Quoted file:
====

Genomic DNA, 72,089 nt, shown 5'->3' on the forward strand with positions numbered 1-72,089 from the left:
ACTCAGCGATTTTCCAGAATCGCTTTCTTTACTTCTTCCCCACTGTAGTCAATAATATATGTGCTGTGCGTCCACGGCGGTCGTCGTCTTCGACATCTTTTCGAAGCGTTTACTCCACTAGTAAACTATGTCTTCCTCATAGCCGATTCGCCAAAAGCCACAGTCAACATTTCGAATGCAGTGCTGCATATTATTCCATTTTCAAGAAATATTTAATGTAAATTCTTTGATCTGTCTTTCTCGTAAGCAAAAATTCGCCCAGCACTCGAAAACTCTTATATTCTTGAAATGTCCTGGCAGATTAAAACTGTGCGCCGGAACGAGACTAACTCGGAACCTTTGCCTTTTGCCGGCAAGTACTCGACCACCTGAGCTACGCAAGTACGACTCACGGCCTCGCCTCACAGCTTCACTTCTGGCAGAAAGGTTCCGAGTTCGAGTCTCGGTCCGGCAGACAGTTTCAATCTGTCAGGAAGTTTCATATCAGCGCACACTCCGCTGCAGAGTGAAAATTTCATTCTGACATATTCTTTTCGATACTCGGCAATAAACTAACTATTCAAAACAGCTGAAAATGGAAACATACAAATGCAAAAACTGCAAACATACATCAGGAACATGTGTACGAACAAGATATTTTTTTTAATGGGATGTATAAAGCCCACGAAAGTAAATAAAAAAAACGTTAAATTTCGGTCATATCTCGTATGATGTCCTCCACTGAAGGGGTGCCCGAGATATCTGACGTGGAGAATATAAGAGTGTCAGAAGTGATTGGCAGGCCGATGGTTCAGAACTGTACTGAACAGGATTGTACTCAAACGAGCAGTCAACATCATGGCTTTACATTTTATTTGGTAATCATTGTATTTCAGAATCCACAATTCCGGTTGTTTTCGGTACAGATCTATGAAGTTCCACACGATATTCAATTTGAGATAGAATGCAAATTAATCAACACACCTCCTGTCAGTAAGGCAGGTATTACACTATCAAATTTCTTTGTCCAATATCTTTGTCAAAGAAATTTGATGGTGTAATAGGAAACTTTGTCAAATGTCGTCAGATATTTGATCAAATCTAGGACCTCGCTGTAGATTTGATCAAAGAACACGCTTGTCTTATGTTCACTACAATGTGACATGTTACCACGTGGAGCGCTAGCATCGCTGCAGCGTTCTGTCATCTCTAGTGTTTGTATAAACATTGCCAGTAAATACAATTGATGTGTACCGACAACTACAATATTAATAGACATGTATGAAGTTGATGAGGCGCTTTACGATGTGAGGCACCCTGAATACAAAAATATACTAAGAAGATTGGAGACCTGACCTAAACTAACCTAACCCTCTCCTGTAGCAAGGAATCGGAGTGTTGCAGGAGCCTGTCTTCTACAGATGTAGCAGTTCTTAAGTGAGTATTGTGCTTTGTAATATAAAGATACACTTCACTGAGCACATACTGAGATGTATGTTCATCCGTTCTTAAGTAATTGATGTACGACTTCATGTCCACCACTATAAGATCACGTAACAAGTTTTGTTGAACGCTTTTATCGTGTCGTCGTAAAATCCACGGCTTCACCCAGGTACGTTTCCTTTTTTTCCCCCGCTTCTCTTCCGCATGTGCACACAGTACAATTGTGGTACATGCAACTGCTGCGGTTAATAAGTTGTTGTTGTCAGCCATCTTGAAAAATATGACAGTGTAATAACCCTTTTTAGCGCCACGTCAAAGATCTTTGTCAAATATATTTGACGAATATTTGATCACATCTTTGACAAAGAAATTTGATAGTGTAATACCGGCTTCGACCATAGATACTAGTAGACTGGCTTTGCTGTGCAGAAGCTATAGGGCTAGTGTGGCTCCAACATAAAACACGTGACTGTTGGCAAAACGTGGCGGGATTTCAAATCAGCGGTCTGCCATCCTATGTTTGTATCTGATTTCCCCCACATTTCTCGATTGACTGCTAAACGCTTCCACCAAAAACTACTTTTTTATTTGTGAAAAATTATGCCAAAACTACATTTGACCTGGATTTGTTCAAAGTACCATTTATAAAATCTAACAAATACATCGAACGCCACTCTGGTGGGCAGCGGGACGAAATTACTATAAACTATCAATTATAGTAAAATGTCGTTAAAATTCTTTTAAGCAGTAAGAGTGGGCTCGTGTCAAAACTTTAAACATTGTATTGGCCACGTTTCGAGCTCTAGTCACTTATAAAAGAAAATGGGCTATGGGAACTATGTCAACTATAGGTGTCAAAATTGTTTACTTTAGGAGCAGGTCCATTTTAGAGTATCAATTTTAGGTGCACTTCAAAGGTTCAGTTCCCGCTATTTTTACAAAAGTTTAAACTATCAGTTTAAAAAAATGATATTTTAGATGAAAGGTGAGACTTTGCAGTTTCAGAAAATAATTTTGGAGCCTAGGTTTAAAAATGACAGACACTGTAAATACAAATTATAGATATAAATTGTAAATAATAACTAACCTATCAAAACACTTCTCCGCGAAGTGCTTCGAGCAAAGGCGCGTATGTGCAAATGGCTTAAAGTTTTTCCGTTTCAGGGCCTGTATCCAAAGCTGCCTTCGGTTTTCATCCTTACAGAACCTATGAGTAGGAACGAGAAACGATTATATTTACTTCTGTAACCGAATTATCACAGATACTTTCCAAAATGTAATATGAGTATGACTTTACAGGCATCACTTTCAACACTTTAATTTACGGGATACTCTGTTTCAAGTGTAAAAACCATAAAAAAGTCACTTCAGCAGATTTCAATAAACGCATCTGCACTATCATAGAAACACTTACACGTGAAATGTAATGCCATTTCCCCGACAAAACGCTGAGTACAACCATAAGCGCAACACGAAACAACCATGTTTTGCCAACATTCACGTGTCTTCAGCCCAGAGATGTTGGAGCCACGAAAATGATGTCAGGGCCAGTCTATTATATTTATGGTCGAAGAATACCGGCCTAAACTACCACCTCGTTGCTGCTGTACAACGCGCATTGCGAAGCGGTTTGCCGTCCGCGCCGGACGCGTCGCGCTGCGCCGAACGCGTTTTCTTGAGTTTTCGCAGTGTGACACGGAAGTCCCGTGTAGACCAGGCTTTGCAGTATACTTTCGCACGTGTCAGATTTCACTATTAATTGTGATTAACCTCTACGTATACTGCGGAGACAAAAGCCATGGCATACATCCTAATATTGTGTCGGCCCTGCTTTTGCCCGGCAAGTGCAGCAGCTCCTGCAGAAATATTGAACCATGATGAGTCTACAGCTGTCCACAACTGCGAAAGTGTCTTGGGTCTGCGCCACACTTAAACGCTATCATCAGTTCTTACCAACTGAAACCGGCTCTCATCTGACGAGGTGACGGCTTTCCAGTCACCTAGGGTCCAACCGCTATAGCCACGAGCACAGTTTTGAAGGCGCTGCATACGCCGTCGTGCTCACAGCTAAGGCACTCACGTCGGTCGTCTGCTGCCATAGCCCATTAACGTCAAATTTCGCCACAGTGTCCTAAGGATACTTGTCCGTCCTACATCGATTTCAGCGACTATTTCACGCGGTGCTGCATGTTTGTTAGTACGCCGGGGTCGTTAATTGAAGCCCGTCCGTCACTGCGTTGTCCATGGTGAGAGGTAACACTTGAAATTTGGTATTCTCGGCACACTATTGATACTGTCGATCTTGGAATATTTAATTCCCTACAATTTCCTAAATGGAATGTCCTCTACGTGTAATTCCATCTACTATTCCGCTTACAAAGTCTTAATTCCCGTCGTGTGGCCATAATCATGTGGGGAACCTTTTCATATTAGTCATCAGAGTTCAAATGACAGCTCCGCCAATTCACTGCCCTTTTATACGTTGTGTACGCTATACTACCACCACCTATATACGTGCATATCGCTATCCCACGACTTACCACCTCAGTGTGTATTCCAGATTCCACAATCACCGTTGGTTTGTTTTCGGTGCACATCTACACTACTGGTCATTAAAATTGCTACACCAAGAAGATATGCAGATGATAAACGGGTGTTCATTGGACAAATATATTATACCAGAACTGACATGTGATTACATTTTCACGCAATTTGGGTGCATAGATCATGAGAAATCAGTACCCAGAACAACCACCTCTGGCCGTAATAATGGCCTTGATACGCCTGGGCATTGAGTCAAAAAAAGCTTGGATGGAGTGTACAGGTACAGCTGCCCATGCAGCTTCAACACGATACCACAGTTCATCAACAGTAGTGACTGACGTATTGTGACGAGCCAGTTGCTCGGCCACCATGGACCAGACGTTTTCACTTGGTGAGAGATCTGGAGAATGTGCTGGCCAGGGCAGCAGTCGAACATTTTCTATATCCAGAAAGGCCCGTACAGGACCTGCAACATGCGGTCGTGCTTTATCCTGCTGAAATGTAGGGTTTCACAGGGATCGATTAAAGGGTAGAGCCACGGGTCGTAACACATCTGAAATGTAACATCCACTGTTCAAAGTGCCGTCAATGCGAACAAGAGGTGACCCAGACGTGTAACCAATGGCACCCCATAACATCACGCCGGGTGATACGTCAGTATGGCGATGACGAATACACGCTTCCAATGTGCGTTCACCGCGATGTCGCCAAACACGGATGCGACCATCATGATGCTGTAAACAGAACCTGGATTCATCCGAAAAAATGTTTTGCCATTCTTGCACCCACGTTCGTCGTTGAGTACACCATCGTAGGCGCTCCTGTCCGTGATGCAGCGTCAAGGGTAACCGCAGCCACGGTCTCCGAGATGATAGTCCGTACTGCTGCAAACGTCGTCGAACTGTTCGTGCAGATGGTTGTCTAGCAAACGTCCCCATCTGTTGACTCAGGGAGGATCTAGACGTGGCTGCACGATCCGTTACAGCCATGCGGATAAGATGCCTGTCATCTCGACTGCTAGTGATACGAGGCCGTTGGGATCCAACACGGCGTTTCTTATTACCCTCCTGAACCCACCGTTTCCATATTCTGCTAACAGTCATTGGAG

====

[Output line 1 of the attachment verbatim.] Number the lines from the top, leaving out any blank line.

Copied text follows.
Genomic DNA, 72,089 nt, shown 5'->3' on the forward strand with positions numbered 1-72,089 from the left: